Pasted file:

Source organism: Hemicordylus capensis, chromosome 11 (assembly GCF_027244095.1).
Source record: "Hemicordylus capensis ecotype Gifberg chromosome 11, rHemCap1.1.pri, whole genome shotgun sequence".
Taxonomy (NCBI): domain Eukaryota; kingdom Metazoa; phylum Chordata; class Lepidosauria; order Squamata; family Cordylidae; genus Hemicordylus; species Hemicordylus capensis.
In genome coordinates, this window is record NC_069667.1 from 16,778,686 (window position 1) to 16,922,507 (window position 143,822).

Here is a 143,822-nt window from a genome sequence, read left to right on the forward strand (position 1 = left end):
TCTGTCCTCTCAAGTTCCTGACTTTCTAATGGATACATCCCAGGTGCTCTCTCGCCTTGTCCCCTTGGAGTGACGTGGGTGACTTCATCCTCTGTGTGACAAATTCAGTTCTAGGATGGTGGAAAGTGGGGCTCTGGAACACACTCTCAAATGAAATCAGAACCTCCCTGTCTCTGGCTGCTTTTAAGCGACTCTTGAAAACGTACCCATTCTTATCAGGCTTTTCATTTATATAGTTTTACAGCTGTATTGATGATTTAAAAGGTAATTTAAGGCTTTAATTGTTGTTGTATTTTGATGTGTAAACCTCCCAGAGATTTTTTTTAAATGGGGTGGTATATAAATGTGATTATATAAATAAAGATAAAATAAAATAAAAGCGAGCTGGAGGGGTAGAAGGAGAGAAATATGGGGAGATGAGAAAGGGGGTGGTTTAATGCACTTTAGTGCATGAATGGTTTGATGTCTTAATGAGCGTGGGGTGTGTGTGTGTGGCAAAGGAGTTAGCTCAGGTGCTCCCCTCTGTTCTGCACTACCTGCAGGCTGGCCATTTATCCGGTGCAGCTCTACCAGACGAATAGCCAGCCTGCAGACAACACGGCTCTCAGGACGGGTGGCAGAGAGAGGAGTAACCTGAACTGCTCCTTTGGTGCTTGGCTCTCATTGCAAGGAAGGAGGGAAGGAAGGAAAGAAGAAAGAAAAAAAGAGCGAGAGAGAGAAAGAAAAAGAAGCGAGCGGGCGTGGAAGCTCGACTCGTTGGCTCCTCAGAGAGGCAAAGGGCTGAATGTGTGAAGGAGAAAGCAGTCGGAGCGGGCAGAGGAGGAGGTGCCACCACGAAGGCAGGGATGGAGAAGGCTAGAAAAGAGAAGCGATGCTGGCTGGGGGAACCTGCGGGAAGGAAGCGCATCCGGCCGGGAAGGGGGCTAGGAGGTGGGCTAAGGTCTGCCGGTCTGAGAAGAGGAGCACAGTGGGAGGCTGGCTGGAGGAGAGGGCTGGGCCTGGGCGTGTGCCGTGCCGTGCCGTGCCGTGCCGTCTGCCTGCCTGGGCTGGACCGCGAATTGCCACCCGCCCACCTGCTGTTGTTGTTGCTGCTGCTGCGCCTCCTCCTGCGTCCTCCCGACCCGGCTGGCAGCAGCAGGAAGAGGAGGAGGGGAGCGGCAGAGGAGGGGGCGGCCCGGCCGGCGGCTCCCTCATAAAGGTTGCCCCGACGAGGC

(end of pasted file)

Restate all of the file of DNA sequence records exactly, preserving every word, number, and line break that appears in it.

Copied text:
Source organism: Hemicordylus capensis, chromosome 11 (assembly GCF_027244095.1).
Source record: "Hemicordylus capensis ecotype Gifberg chromosome 11, rHemCap1.1.pri, whole genome shotgun sequence".
Taxonomy (NCBI): domain Eukaryota; kingdom Metazoa; phylum Chordata; class Lepidosauria; order Squamata; family Cordylidae; genus Hemicordylus; species Hemicordylus capensis.
In genome coordinates, this window is record NC_069667.1 from 16,778,686 (window position 1) to 16,922,507 (window position 143,822).

Here is a 143,822-nt window from a genome sequence, read left to right on the forward strand (position 1 = left end):
TCTGTCCTCTCAAGTTCCTGACTTTCTAATGGATACATCCCAGGTGCTCTCTCGCCTTGTCCCCTTGGAGTGACGTGGGTGACTTCATCCTCTGTGTGACAAATTCAGTTCTAGGATGGTGGAAAGTGGGGCTCTGGAACACACTCTCAAATGAAATCAGAACCTCCCTGTCTCTGGCTGCTTTTAAGCGACTCTTGAAAACGTACCCATTCTTATCAGGCTTTTCATTTATATAGTTTTACAGCTGTATTGATGATTTAAAAGGTAATTTAAGGCTTTAATTGTTGTTGTATTTTGATGTGTAAACCTCCCAGAGATTTTTTTTAAATGGGGTGGTATATAAATGTGATTATATAAATAAAGATAAAATAAAATAAAAGCGAGCTGGAGGGGTAGAAGGAGAGAAATATGGGGAGATGAGAAAGGGGGTGGTTTAATGCACTTTAGTGCATGAATGGTTTGATGTCTTAATGAGCGTGGGGTGTGTGTGTGTGGCAAAGGAGTTAGCTCAGGTGCTCCCCTCTGTTCTGCACTACCTGCAGGCTGGCCATTTATCCGGTGCAGCTCTACCAGACGAATAGCCAGCCTGCAGACAACACGGCTCTCAGGACGGGTGGCAGAGAGAGGAGTAACCTGAACTGCTCCTTTGGTGCTTGGCTCTCATTGCAAGGAAGGAGGGAAGGAAGGAAAGAAGAAAGAAAAAAAGAGCGAGAGAGAGAAAGAAAAAGAAGCGAGCGGGCGTGGAAGCTCGACTCGTTGGCTCCTCAGAGAGGCAAAGGGCTGAATGTGTGAAGGAGAAAGCAGTCGGAGCGGGCAGAGGAGGAGGTGCCACCACGAAGGCAGGGATGGAGAAGGCTAGAAAAGAGAAGCGATGCTGGCTGGGGGAACCTGCGGGAAGGAAGCGCATCCGGCCGGGAAGGGGGCTAGGAGGTGGGCTAAGGTCTGCCGGTCTGAGAAGAGGAGCACAGTGGGAGGCTGGCTGGAGGAGAGGGCTGGGCCTGGGCGTGTGCCGTGCCGTGCCGTGCCGTGCCGTCTGCCTGCCTGGGCTGGACCGCGAATTGCCACCCGCCCACCTGCTGTTGTTGTTGCTGCTGCTGCGCCTCCTCCTGCGTCCTCCCGACCCGGCTGGCAGCAGCAGGAAGAGGAGGAGGGGAGCGGCAGAGGAGGGGGCGGCCCGGCCGGCGGCTCCCTCATAAAGGTTGCCCCGACGAGGC